Until recently, scientists have always believed that by adulthood, our human brains were relatively fixed in their structure and function. This was especially so when compared to malleable tissues, like muscles that continually grow and shrivel in direct response to how we go about our day. However, there have been a few recent experiments that say otherwise. Research now shows that adult brains can actually be quite plastic, and they are able to rewire and reshape themselves in various ways based on our specific lifestyles.

For example, it is now believed that physical activity is able to affect our brains. In experiments conducted, exercise was found to have increased the production of certain neurochemicals, and also increased the number of newborn neurons in mature brains. Similarly, studies show that regular exercise over time is able to increase the volume of the hippocampus — a key part of the brain’s memory networks. It also improves many aspects of people’s thinking.


One Run Is All It Takes

There are already countless reasons why we should be exercising regularly. It will keep us away from gaining weight and obesity, and also decrease our risk of developing any chronic illnesses. It can even boost our moods, and it may even add years to our lives. With the results from these recent studies, regular exercise can even improve our memory functions too.

In fact, a single workout may be enough to immediately change how our brains function. It can affect how well we recognise common names and process similar information. The recent studies also add even more growing evidence that exercise can have rapid effects on brain function, and also that these effects could accumulate and lead to long-term improvements in how our brains operate and we remember.

When you first start exercising, your muscles will strain and burn through energy. But as you become used to regular exercise, you become fitter and those same muscles will respond more efficiently, thus using less energy for doing the same amount of work. In the same way, brain activity will spike after your first session of exercise, and it is the prelude to tissue remodelling that will improve the function of those areas. In simpler terms, it means our brain’s memory centres become stronger and fitter.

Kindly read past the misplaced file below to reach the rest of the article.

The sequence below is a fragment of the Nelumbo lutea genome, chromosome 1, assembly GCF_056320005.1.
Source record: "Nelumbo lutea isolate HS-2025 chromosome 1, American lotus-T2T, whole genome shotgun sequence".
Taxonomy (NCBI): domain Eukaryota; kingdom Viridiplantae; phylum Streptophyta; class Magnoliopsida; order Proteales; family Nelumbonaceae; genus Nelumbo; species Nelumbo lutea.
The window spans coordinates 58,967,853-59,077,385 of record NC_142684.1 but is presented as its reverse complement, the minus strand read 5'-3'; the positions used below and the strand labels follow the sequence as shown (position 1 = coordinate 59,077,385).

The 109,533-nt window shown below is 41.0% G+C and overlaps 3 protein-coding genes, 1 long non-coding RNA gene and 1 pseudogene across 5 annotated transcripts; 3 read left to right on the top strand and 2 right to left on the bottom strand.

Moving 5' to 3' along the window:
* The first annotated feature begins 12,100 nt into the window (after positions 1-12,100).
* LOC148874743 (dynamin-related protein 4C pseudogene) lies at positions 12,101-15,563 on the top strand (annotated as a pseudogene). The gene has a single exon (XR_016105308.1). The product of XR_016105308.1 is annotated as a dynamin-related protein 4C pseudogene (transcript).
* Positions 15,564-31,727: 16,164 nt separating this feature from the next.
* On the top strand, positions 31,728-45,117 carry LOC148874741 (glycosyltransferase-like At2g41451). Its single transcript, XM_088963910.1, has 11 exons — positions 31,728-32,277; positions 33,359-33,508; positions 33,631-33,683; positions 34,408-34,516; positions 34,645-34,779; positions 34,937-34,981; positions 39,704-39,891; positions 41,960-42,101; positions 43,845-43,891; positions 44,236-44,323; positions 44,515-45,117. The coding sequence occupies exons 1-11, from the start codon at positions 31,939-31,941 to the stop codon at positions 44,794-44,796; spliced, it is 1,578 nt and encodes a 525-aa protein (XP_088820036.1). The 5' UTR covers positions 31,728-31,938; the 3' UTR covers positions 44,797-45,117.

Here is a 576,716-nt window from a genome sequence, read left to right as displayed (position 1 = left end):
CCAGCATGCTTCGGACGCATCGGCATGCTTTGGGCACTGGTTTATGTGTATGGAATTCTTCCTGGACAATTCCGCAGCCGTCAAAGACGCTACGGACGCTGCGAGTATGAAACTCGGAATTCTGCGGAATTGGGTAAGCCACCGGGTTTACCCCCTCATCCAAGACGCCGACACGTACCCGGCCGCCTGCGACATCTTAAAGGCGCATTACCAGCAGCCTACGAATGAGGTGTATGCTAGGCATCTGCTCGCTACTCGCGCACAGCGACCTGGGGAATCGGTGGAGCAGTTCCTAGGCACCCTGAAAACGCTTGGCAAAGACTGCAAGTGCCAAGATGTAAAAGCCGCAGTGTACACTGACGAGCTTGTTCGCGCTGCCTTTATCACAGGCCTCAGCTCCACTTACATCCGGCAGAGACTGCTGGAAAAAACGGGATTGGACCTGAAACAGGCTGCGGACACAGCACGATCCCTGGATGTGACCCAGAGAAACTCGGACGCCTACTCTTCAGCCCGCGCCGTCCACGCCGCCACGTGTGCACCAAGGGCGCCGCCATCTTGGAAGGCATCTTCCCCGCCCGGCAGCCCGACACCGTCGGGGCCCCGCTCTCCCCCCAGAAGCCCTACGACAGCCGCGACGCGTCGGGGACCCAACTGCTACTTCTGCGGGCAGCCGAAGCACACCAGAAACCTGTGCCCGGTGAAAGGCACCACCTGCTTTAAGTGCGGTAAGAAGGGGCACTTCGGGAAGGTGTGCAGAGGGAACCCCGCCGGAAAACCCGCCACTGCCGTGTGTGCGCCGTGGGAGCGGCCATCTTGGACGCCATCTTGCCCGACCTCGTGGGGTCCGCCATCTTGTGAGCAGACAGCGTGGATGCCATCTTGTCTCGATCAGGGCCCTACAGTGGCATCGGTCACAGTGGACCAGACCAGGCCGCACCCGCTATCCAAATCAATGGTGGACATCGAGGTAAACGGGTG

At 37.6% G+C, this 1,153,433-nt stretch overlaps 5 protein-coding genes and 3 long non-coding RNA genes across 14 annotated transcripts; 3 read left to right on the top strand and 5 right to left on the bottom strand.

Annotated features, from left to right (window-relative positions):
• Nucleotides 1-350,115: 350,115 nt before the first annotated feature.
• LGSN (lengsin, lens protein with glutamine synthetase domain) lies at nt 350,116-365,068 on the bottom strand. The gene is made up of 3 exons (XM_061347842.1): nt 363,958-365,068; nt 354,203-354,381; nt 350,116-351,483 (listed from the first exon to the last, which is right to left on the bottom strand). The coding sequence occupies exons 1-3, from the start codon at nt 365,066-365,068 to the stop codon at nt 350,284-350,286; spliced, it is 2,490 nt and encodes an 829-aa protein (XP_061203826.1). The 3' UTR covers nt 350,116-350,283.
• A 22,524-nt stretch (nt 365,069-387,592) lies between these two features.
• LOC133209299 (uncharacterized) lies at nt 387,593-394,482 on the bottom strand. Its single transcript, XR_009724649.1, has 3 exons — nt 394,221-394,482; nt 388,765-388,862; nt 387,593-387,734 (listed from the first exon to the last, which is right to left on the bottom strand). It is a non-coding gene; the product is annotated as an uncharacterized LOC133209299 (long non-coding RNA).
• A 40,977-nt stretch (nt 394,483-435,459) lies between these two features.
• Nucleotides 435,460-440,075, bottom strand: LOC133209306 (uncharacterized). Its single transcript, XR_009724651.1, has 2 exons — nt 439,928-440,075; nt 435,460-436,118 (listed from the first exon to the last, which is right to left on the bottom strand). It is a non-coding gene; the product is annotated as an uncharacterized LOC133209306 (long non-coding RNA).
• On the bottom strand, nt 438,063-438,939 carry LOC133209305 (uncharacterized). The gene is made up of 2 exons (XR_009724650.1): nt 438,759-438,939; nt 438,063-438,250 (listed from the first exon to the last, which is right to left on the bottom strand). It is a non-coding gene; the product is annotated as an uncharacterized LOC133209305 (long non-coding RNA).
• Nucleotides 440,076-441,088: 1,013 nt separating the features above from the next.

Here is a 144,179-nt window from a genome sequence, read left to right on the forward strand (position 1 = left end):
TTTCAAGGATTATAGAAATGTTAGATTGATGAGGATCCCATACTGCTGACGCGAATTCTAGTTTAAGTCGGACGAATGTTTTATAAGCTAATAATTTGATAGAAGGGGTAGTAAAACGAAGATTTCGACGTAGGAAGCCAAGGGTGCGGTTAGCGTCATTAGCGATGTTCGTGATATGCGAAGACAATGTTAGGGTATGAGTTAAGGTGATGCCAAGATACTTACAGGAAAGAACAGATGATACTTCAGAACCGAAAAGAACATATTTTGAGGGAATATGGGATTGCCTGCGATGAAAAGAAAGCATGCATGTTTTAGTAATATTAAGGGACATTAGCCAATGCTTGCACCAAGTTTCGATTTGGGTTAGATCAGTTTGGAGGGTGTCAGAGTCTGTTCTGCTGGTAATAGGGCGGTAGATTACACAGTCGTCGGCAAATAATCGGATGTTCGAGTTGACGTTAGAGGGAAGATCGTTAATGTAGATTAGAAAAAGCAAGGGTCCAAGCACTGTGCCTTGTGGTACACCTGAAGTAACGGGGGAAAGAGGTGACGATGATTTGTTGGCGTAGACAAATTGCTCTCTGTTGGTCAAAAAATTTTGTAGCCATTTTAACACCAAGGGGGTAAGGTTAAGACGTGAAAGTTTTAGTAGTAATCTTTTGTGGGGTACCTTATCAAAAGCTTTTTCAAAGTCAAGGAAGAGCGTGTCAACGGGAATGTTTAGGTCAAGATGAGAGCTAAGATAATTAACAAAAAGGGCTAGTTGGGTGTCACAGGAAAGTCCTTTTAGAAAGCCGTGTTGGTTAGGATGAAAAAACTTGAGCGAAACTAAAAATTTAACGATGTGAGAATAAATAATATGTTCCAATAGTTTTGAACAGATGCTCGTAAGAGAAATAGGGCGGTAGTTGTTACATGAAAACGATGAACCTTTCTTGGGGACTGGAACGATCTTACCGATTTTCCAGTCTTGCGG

Exercise helps memory and thinking through both direct and indirect means. The benefits of exercise come directly from its ability to reduce insulin resistance and prevent diabetes, reduce inflammation within our system, and also stimulate the release of growth factors — these are chemicals in the brain that affect the health of brain cells, the growth of new blood vessels in the brain, and even the abundance and survival of new brain cells.

Additionally, exercise helps to improve mood and help you sleep better, while also reducing stress and anxiety. That’s also quite helpful, considering how problems in these areas have been linked to cognitive impairment and decreased brain function.


Where To Begin

So, if you want to be able to remember more things and for longer, what should you do? You start by exercising, of course! While we don’t exactly know which exercise is the best,  almost all of the research has shown that aerobic exercises like walking, running, and swimming — basically, any exercise that gets your heart pumping — might yield slightly better benefits.

But just how much exercise is required to improve memory? In a study conducted, participants walked briskly for one hour, twice a week. That amounted to 120 minutes of moderate intensity exercise a week. In general, half an hour of moderate physical activity most days of the week, or a total of at least 150 minutes a week should be sufficient. If that is too much for you to handle, start with a few minutes a day, and gradually increase the amount of time you exercise daily by five or 10 minutes every week until you finally reach your goal.

If you don’t want to walk, consider other moderate-intensity exercises, such as swimming or stair climbing, and try sports like tennis, squash, or dancing. If you’re the sort that lacks the discipline to work out on your own, join one of the many varieties of exercise classes, or find a workout buddy to help keep you on the right track. Even simple tasks like household activities can count as well, such as intense floor mopping, raking leaves, or anything that gets your heart pumping so much that you break out in a light sweat.

Whatever exercise and motivators you choose, strive to commit yourself to establish exercise as a daily habit — almost like you’re taking a prescription medication. After all, they say that exercise is an effective medicine, and that should be on the top of anyone’s list of reasons to work out.